Any such conversation right now is a wasted exercise. Our current government is simply not up to it. If any reader has any expectation of positive action from this dysfunctional government, I can only suggest serious medication.
There was a song by the Eurythmics and Aretha Franklin in 1985, ‘Sisters Are Doin’ It for Themselves’.
“cause there’s something we forgot to say to you,
we say sisters are doin’ it for themselves
standin’ on their own two feet
and ringin’ on their own bells
sisters are doin’ it for themselves”
It’s nice to dream sometimes.
Imagine if women across Australia got together to form a National Women’s Congress. Where membership of the Congress wasn’t a matter of gender, but the nomination for membership could only be made by women. Between groups such as Change.Org and GetUp, forums such as this and crowd funding capacities, there is no need to wait for the ‘political will’ or the blessing (and, more importantly, financing) of VIP’s and World Leaders. I’d even hazard a guess and say many brothers would be more than happy to contribute dollars to their sisters, whilst keeping their mouths shut.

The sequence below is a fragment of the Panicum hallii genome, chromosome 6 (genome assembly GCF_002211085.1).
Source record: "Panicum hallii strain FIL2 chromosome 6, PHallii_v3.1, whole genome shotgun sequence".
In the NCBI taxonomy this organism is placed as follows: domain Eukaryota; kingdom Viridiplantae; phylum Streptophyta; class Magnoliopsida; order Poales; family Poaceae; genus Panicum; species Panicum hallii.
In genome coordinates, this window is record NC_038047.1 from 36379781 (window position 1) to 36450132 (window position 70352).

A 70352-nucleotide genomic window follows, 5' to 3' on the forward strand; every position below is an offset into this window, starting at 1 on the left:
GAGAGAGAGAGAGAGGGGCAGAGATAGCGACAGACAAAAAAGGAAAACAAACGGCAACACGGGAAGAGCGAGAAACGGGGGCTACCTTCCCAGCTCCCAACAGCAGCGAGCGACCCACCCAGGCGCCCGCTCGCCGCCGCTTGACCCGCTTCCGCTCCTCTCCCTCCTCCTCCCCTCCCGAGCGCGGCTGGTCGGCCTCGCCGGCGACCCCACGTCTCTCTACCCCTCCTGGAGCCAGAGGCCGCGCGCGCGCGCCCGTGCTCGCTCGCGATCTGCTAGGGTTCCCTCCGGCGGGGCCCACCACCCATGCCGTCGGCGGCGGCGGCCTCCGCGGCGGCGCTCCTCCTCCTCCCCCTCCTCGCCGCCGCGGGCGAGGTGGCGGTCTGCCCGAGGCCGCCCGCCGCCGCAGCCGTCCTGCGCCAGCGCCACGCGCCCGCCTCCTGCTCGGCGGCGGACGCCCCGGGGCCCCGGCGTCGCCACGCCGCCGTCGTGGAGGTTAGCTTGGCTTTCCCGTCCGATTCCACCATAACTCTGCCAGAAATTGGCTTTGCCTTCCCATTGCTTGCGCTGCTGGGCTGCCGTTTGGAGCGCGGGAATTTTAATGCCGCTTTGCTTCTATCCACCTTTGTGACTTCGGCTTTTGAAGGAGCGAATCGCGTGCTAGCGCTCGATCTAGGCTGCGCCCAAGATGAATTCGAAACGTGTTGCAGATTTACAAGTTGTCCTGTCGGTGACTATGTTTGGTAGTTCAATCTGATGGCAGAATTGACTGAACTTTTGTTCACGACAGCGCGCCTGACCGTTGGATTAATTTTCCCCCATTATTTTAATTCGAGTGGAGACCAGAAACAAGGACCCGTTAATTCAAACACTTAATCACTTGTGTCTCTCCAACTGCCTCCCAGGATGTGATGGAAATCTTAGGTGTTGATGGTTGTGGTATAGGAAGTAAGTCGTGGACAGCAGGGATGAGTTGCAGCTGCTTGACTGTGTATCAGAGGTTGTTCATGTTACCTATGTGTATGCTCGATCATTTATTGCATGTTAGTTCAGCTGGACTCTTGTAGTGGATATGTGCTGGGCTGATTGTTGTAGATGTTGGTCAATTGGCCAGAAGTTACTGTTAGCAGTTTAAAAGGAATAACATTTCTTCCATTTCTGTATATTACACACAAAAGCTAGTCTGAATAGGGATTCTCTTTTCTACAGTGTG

Imagine if that Congress could use the Law Reform Commission to draft legislative proposals to put to Parliament.
Imagine if there was a Women’s Ombudsman, with all of the necessary power and resources to accept and investigate claims, from bullying to assault, and take them through to prosecution and restitution. The shoddy ‘name and shame’ model can only be dispensed with when there is a legitimate process to handle such complaints.